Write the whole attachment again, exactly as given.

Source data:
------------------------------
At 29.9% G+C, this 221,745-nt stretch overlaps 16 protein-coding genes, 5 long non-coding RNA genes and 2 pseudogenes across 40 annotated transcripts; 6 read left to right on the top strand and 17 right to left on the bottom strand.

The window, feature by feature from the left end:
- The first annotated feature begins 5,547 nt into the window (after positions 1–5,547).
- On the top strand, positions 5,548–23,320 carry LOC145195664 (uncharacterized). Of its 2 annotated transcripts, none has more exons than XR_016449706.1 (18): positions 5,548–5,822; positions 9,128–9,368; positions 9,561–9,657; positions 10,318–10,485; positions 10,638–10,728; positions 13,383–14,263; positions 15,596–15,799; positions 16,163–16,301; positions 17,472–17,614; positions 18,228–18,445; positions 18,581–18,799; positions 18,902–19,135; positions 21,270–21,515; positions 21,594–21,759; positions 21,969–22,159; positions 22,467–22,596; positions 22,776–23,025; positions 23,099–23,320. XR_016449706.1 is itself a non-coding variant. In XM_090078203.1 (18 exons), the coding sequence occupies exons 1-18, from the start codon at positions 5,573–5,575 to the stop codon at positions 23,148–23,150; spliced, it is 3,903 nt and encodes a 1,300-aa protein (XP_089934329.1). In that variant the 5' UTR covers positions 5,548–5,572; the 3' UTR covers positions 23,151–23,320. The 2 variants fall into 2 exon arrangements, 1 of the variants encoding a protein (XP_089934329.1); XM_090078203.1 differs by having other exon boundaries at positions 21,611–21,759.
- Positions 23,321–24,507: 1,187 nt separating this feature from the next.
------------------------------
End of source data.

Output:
At 29.9% G+C, this 221,745-nt stretch overlaps 16 protein-coding genes, 5 long non-coding RNA genes and 2 pseudogenes across 40 annotated transcripts; 6 read left to right on the top strand and 17 right to left on the bottom strand.

The window, feature by feature from the left end:
- The first annotated feature begins 5,547 nt into the window (after positions 1–5,547).
- On the top strand, positions 5,548–23,320 carry LOC145195664 (uncharacterized). Of its 2 annotated transcripts, none has more exons than XR_016449706.1 (18): positions 5,548–5,822; positions 9,128–9,368; positions 9,561–9,657; positions 10,318–10,485; positions 10,638–10,728; positions 13,383–14,263; positions 15,596–15,799; positions 16,163–16,301; positions 17,472–17,614; positions 18,228–18,445; positions 18,581–18,799; positions 18,902–19,135; positions 21,270–21,515; positions 21,594–21,759; positions 21,969–22,159; positions 22,467–22,596; positions 22,776–23,025; positions 23,099–23,320. XR_016449706.1 is itself a non-coding variant. In XM_090078203.1 (18 exons), the coding sequence occupies exons 1-18, from the start codon at positions 5,573–5,575 to the stop codon at positions 23,148–23,150; spliced, it is 3,903 nt and encodes a 1,300-aa protein (XP_089934329.1). In that variant the 5' UTR covers positions 5,548–5,572; the 3' UTR covers positions 23,151–23,320. The 2 variants fall into 2 exon arrangements, 1 of the variants encoding a protein (XP_089934329.1); XM_090078203.1 differs by having other exon boundaries at positions 21,611–21,759.
- Positions 23,321–24,507: 1,187 nt separating this feature from the next.